Wednesday, April 29, 2009

Iranian Letters to FriendFeed

If you've been wondering why I haven't blogged so much lately, it has only partially been because I have been very busy. The whole truth is that blogs are outdated, and I've been spending my spare net-time on Friendfeed, where I almost exclusively converse in Persian, and that alone has been really great.

Without warning today, Friendfeed decided to switch over to its beta version, and all of us who were online collectively freaked out. The well-known blogger sibil tala volunteered to write sample notes of complaint for the Persian speakers who wanted to give Friendfeed comments on the new website but didn't have the English skills to do so. But at one moment, she started to write sample letters for specific groups and individuals, and so the letters turned into hilarious and brilliant satiric comments on contemporary Iranian culture.

With her permission, I am copying and pasting her letters below. You need to know a little bit about contemporary Iranian culture, language, and politics to get all of what she says, but I hope there is something here for everyone to enjoy:

1. Sample Message:

Dear ferfer (that is what we call you in Persian). My father came door (it is a Persian slang with much negative connotation) with this new version, please change it to classic version or I will make your father come (door)!

2. Sample Message for Hezbollahi users:

In the name of God. It was the will of God that I found your site and I have been using it as digital tool to do good for the world. The new design has made my life very difficult and I cannot engage in my duties as a Muslim! Out of respect for my religious duties, I respectfully ask you to change it! May God help you.


3. Sample Message for Modernist Akhoonds (my note: the Akhoonds are the clergy, or as Americans/Euro call them, the Muuuuuuuuuuulahs)

We have this exact design in Islam too. We have made it more Islamic but I just wanted to bring the Islamic elements of this design to everyone's attention and thank ferfer. There is only a slight problem and that is in Islam we allow for multiplicity and it would be good to have the classic option too.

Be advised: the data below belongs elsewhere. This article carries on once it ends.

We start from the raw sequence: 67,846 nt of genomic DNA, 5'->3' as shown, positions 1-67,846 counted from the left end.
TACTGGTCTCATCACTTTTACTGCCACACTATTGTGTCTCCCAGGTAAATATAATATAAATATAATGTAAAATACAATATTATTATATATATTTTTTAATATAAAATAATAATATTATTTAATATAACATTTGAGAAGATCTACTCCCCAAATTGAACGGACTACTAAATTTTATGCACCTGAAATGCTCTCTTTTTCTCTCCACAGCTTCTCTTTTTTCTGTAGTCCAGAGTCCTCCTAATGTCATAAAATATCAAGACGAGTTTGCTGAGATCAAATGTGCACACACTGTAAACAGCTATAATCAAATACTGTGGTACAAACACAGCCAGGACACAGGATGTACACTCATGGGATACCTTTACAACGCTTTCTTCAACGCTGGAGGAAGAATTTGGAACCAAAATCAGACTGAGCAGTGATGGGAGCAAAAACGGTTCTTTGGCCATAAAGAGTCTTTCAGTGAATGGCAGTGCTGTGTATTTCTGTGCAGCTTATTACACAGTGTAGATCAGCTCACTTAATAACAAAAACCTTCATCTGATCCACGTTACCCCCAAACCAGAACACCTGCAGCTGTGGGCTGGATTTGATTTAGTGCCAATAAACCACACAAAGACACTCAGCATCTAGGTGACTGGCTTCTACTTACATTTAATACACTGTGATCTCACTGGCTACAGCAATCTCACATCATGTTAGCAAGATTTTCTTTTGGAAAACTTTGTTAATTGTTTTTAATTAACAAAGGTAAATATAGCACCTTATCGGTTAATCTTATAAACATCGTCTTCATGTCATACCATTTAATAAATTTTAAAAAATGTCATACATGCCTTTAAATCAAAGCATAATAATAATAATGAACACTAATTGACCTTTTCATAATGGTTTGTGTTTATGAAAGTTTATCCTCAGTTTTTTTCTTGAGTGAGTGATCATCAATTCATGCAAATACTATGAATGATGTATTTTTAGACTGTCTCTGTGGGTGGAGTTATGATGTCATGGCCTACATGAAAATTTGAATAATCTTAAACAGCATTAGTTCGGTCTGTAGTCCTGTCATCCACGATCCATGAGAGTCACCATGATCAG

3. Sample Message for Gherti users(my note: the ghertis are the trendy/preppy/hipster users):

Hi, my name is Kambiz and I am from Persia the land of Cyrus the great and the birthplace of democracy. I am writing to you in the name of Zoroaster and asking you to take a vote and see if in the spirit of referendum, users prefer the old version of Friendfeed or not! Long live free Persia!


4. Sample Message for 101 Feminists (my note: these are the "feminists" who live outside Iran and usually can't put two words of Persian together):

Hi my name is Melodia Ghanbarzadeh and I am a women's right activist from Iran. The old site was very helpful for those poor, uneducated, very religious and slightly retarded women that Lily and I were trying to save. Can you please bring it back or Islamic fundamentalism will make us all become temporary wives!

5. Sample Message for Fakhravar (my note: Fakhravar is the "student leader" who is well known to readers of this blog)

In the name of the people of Iran. For month Mullahs torture I. They put stone and hot them in my arse. They put my head in white towel and white room. I have survived all that to bring you the maasaage of love and peace and you are even more too much tourchuring me with this new design? Long live free Iran. we love you AAmrica and Israel.

Saturday, April 25, 2009

What does the Persian Gulf Have to Do With Israel?

The issue of the name of the Persian Gulf is a sensitive one for Iranians, and so it may not be a surprise that NIAC took a step to publicly comment on a testimony in the US Senate during which the term Arabian Gulf was used to describe that body of the water.

However, what is striking is that in raising its concern, NIAC identified the usage of the term as a politically divisive one used "to create divisions in the region against non-Arab entities, particularly Iran and Israel."

Why would the naming of the Persian Gulf, a body of water that is no where near Israel, be a matter of concern to Israel? More importantly, why would the concerns of Israel be an issue for the National Iranian American Council?

Finally, the naming of the Persian Gulf as Arabian may be divisive, but it is also divisive to treat both Iran and Israel as though they have no Arab populations themselves. Iran has over 2 million Arabs and Israel has approximately 1 million Arab citizens who are Palestinian and hundreds of thousands of Arab Jews.

NIAC should seriously reconsider its approach to issues of importance to its Iranian constituency. As it is, NIAC is being as divisive as the terms it is critiquing, and it is also causing confusion for the consistent consideration and priority it gives to Israel's needs and concerns.